State spends millions to plug massive well leak in the oil fields of Crane County
The fountains of brine water that gushed from the ground, forming pools that spread across ranch land in southwest Crane County, have been stopped
The Railroad Commission of Texas, the state’s oil and gas regulator, quickly dispatched crews to find and plug the leak after it was reported on Dec. 7. The effort took over a month to complete, but crews were able to find the well causing the massive leak and plug it on Jan. 29, according to the commission.
Danny Sorrells, the commission’s director of oil and gas, reported to the railroad commissioners at their Jan. 30 meeting that the effort to plug the well cost approximately $2.5 million. Even though the plugging project has been completed, Sorrells said there are still questions surrounding the leak.
“It wasn’t an easy plug, but we plugged it,” he said. “This well is on no map. We went through historical maps, we looked at everything. This is not an oil well, I don’t think. It doesn’t meet the qualifications of an oil well, it’s producing salt water with no real hydrocarbons to speak of.”
According to documents obtained by Marfa Public Radio, at certain points, the leak was releasing over 13,000 gallons of highly saturated salt water an hour. Twenty pits were dug to contain the flowing water as trucks hauled it from the work site throughout the day.
The documents show the Crane County leak was difficult to plug for a number of reasons, including a substantial amount of pressure that was recorded in the well. Emails released by the commission detail multiple instances of water erupting from the well or the surrounding area, including on Jan. 1 when a jet of fluid shot 35 feet into the air.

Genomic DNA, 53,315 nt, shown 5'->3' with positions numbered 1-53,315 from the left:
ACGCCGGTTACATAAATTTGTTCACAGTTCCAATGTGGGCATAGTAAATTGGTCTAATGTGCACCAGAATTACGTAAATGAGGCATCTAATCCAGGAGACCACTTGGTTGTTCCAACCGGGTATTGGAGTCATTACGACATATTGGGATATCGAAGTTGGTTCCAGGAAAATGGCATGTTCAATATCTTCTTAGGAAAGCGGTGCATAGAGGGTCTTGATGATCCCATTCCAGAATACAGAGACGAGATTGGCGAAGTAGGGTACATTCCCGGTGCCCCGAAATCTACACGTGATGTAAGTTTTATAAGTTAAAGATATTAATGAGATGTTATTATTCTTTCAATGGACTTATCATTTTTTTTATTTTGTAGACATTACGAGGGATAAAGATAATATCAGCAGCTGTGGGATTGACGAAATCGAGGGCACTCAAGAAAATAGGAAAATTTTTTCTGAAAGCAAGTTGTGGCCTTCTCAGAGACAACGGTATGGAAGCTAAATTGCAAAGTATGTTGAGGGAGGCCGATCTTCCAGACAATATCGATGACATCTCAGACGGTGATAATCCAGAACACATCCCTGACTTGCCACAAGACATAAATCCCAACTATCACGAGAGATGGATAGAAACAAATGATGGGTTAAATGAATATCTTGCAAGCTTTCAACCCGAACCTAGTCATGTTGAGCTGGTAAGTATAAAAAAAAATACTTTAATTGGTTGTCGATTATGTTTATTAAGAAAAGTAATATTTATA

Critics of the railroad commission have voiced their concerns over this leak, saying it’s a threat to local groundwater. However, a spokesperson for the commission previously said that there had been no reports of any contamination as a result of the Crane County leak and more recently the agency said nearby “freshwater zones are protected.”
In a press release, the agency stated, “[The Railroad Commission] acted quickly to remediate the water flow in Crane County because the [The Railroad Commission] will make every effort possible to protect freshwater in Texas.”
However, this part of the West Texas’ oil patch has come into the spotlight in recent years due to a growing list of old wells springing back to life and leaking water laden with salt, dangerous gasses and potentially harmful chemicals, which local officials and landowners worry have already contaminated aquifers.
High-profile examples of these leaks include a 100-ft geyser suddenly erupting from an abandoned Crane County well in 2022 and a body of saltwater — locally called “Lake Boehmer” — that flows from an unplugged well that was originally drilled for oil and gas.
Sorrells announced at the Jan. 30 meeting that the commission is working with researchers at University of Texas at Austin’s Bureau of Economic Geology to better understand what is causing wells in this area to leak.
“We have what you call a war room to try to figure out what’s going on in this area. It has unusual geology and unusual water flows.” He said, “We want to get to the bottom of this and stop it.”
Critics of the railroad commission believe oil and gas wastewater being injected underground is increasing subsurface pressure, which is driving many of these leaks.